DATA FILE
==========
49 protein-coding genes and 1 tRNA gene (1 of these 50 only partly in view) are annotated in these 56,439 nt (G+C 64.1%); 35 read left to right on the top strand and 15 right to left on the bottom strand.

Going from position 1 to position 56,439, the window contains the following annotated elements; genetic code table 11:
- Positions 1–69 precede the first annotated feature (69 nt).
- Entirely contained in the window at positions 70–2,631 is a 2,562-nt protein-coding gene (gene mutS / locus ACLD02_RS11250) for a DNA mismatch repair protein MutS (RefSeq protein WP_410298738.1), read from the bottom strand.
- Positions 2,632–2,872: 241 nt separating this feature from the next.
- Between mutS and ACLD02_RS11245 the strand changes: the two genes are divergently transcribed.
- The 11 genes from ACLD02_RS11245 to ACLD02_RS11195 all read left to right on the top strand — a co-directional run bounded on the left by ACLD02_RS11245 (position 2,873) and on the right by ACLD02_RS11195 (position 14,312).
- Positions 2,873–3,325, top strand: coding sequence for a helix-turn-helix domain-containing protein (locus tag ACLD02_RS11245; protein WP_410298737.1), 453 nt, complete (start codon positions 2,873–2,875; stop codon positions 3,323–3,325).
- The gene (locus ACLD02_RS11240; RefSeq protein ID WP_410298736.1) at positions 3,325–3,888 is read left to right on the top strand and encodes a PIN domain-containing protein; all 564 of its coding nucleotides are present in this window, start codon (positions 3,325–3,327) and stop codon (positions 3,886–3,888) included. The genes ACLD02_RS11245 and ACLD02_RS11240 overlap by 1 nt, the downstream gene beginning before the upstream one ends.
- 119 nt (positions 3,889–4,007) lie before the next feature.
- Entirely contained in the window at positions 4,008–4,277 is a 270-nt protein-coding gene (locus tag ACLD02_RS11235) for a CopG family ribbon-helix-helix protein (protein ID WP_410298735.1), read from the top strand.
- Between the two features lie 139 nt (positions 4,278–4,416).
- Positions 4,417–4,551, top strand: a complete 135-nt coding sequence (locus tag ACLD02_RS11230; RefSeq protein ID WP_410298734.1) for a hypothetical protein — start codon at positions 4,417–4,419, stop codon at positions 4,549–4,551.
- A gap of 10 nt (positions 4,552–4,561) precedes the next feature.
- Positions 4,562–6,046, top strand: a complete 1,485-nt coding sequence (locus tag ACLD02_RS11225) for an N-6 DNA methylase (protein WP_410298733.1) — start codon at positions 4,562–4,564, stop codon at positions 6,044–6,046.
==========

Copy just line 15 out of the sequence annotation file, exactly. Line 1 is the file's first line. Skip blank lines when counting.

- Positions 4,562–6,046, top strand: a complete 1,485-nt coding sequence (locus tag ACLD02_RS11225) for an N-6 DNA methylase (protein WP_410298733.1) — start codon at positions 4,562–4,564, stop codon at positions 6,044–6,046.